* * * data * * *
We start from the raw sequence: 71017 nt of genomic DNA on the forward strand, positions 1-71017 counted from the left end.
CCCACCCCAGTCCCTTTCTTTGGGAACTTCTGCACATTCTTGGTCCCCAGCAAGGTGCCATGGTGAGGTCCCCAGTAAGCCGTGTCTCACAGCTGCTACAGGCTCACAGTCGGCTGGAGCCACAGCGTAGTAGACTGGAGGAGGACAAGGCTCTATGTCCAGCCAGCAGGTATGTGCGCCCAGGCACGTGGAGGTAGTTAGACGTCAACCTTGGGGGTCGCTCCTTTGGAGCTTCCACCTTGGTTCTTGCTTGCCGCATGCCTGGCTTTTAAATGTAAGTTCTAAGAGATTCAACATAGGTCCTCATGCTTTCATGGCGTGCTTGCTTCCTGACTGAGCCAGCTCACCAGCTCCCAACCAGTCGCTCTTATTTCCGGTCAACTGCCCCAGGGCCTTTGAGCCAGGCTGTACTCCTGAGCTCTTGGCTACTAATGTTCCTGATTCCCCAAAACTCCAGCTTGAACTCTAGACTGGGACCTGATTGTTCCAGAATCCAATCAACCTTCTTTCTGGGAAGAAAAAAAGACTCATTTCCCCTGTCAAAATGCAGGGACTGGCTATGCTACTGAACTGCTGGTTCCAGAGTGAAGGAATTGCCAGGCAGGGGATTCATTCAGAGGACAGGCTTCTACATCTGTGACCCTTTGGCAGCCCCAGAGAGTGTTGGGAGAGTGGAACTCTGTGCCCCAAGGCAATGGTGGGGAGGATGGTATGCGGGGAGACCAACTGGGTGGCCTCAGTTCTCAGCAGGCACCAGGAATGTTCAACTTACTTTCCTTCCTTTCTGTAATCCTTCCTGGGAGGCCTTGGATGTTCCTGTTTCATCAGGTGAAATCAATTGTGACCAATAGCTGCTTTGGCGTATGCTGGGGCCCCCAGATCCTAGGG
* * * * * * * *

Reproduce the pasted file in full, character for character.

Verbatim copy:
We start from the raw sequence: 71017 nt of genomic DNA on the forward strand, positions 1-71017 counted from the left end.
CCCACCCCAGTCCCTTTCTTTGGGAACTTCTGCACATTCTTGGTCCCCAGCAAGGTGCCATGGTGAGGTCCCCAGTAAGCCGTGTCTCACAGCTGCTACAGGCTCACAGTCGGCTGGAGCCACAGCGTAGTAGACTGGAGGAGGACAAGGCTCTATGTCCAGCCAGCAGGTATGTGCGCCCAGGCACGTGGAGGTAGTTAGACGTCAACCTTGGGGGTCGCTCCTTTGGAGCTTCCACCTTGGTTCTTGCTTGCCGCATGCCTGGCTTTTAAATGTAAGTTCTAAGAGATTCAACATAGGTCCTCATGCTTTCATGGCGTGCTTGCTTCCTGACTGAGCCAGCTCACCAGCTCCCAACCAGTCGCTCTTATTTCCGGTCAACTGCCCCAGGGCCTTTGAGCCAGGCTGTACTCCTGAGCTCTTGGCTACTAATGTTCCTGATTCCCCAAAACTCCAGCTTGAACTCTAGACTGGGACCTGATTGTTCCAGAATCCAATCAACCTTCTTTCTGGGAAGAAAAAAAGACTCATTTCCCCTGTCAAAATGCAGGGACTGGCTATGCTACTGAACTGCTGGTTCCAGAGTGAAGGAATTGCCAGGCAGGGGATTCATTCAGAGGACAGGCTTCTACATCTGTGACCCTTTGGCAGCCCCAGAGAGTGTTGGGAGAGTGGAACTCTGTGCCCCAAGGCAATGGTGGGGAGGATGGTATGCGGGGAGACCAACTGGGTGGCCTCAGTTCTCAGCAGGCACCAGGAATGTTCAACTTACTTTCCTTCCTTTCTGTAATCCTTCCTGGGAGGCCTTGGATGTTCCTGTTTCATCAGGTGAAATCAATTGTGACCAATAGCTGCTTTGGCGTATGCTGGGGCCCCCAGATCCTAGGG